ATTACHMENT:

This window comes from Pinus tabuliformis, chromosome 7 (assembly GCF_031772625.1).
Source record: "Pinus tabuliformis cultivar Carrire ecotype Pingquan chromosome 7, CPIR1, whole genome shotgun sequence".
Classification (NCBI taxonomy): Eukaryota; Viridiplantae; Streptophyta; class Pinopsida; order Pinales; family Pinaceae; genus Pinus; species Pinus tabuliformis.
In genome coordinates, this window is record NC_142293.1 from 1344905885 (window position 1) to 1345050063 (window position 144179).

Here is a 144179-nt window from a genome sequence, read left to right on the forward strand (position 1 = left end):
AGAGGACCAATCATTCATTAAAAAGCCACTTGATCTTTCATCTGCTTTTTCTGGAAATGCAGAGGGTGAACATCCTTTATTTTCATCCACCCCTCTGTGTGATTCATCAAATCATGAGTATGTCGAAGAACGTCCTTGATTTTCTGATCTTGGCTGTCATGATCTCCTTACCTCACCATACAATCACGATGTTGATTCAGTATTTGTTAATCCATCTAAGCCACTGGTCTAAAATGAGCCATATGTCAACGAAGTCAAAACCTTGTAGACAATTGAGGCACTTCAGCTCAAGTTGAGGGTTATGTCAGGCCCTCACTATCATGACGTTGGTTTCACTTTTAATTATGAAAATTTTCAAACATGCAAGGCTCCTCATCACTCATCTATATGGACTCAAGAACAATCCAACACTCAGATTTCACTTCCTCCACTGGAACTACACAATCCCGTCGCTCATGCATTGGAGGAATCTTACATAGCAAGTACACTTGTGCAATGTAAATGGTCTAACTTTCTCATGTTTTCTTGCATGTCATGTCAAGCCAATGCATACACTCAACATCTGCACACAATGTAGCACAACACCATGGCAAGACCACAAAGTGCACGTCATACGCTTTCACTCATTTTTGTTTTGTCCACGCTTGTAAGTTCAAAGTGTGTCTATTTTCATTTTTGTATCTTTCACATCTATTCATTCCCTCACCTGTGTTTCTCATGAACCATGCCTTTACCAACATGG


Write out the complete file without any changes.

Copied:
This window comes from Pinus tabuliformis, chromosome 7 (assembly GCF_031772625.1).
Source record: "Pinus tabuliformis cultivar Carrire ecotype Pingquan chromosome 7, CPIR1, whole genome shotgun sequence".
Classification (NCBI taxonomy): Eukaryota; Viridiplantae; Streptophyta; class Pinopsida; order Pinales; family Pinaceae; genus Pinus; species Pinus tabuliformis.
In genome coordinates, this window is record NC_142293.1 from 1344905885 (window position 1) to 1345050063 (window position 144179).

Here is a 144179-nt window from a genome sequence, read left to right on the forward strand (position 1 = left end):
AGAGGACCAATCATTCATTAAAAAGCCACTTGATCTTTCATCTGCTTTTTCTGGAAATGCAGAGGGTGAACATCCTTTATTTTCATCCACCCCTCTGTGTGATTCATCAAATCATGAGTATGTCGAAGAACGTCCTTGATTTTCTGATCTTGGCTGTCATGATCTCCTTACCTCACCATACAATCACGATGTTGATTCAGTATTTGTTAATCCATCTAAGCCACTGGTCTAAAATGAGCCATATGTCAACGAAGTCAAAACCTTGTAGACAATTGAGGCACTTCAGCTCAAGTTGAGGGTTATGTCAGGCCCTCACTATCATGACGTTGGTTTCACTTTTAATTATGAAAATTTTCAAACATGCAAGGCTCCTCATCACTCATCTATATGGACTCAAGAACAATCCAACACTCAGATTTCACTTCCTCCACTGGAACTACACAATCCCGTCGCTCATGCATTGGAGGAATCTTACATAGCAAGTACACTTGTGCAATGTAAATGGTCTAACTTTCTCATGTTTTCTTGCATGTCATGTCAAGCCAATGCATACACTCAACATCTGCACACAATGTAGCACAACACCATGGCAAGACCACAAAGTGCACGTCATACGCTTTCACTCATTTTTGTTTTGTCCACGCTTGTAAGTTCAAAGTGTGTCTATTTTCATTTTTGTATCTTTCACATCTATTCATTCCCTCACCTGTGTTTCTCATGAACCATGCCTTTACCAACATGG